As with many devices, today’s shotgun microphone wasn’t a single invention, but was rather the cumulative result of several innovations over time. Four of these innovations stand out in the history of the shotgun microphone: Mason’s and Marshall’s Tubular Directional Microphone, Olson’s electroacoustical apparatus, Sennheiser’s MD 82, and Beaverson’s and Ramsey’s unidirectional microphone. If you’re a microphone geek like me, it’s interesting to trace the development of the modern shotgun microphone through these three seminal inventions.

What exactly is a shotgun microphone?

Before you can trace something’s history, you have to first define exactly what that something is.

A shotgun microphone is a form of line microphone. A line microphone provides a highly directional polar response by exploiting destructive interference between sounds received on multiple ports arranged along a line. So, if you really want to understand the history of shotgun microphones, you need to understand the history of line microphones in general.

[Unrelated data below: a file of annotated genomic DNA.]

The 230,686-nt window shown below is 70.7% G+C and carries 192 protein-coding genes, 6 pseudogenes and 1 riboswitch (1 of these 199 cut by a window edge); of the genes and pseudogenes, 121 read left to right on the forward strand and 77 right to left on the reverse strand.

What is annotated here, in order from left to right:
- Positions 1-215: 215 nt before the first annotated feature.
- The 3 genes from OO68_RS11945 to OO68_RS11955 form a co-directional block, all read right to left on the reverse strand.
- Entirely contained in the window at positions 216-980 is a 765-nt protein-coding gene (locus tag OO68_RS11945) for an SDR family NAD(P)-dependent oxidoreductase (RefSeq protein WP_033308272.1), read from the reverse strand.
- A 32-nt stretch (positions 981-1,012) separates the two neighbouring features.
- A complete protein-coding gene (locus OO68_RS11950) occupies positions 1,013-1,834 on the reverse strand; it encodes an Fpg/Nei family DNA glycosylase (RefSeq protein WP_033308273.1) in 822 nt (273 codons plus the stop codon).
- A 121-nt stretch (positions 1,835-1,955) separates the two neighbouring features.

By the way, if you want to know more about how line microphones work, check out my detailed post on how shotgun microphones work. But read on if you’re interested in line microphone history.

Mason’s and Marshall’s Tubular Directional Microphone

The first line microphone wasn’t the shotgun microphone; it was the clustered-tube “machine-gun” microphone.

The machine-gun microphone started out as a device called the “Acoustic Impedance Element”, which was invented by W. P. Mason of Bell Telephone Laboratories (U.S. patent 1,795,874, filed September 22, 1927 and issued March 10, 1931). Bell Telephone Laboratories (which was spun-off from Western Electric Corporation in 1925) was responsible for much of the world’s research in communications technology in early part of the twentieth century, and Warren Mason was one of the most prolific researchers at Bell Labs.

The purpose of Mason’s Acoustic Impedance Element was to provide a constant acoustic resistance over a wide frequency range. He achieved this using a cluster of tubes of varying length. There are many possible applications for such a device, but Mason’s 1,795,874 patent didn’t mention directional microphones as one of them.